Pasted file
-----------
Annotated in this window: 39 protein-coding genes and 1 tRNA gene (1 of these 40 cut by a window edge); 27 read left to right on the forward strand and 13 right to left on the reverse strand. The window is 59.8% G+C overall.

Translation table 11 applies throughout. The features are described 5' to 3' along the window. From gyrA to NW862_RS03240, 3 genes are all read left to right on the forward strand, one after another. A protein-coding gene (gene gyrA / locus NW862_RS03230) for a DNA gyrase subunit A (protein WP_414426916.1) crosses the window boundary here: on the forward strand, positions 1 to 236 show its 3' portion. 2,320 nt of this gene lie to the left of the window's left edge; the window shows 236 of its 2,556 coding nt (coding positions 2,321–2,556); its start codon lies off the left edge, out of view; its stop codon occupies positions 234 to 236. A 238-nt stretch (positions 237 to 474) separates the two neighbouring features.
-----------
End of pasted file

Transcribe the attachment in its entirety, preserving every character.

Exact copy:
Annotated in this window: 39 protein-coding genes and 1 tRNA gene (1 of these 40 cut by a window edge); 27 read left to right on the forward strand and 13 right to left on the reverse strand. The window is 59.8% G+C overall.

Translation table 11 applies throughout. The features are described 5' to 3' along the window. From gyrA to NW862_RS03240, 3 genes are all read left to right on the forward strand, one after another. A protein-coding gene (gene gyrA / locus NW862_RS03230) for a DNA gyrase subunit A (protein WP_414426916.1) crosses the window boundary here: on the forward strand, positions 1 to 236 show its 3' portion. 2,320 nt of this gene lie to the left of the window's left edge; the window shows 236 of its 2,556 coding nt (coding positions 2,321–2,556); its start codon lies off the left edge, out of view; its stop codon occupies positions 234 to 236. A 238-nt stretch (positions 237 to 474) separates the two neighbouring features.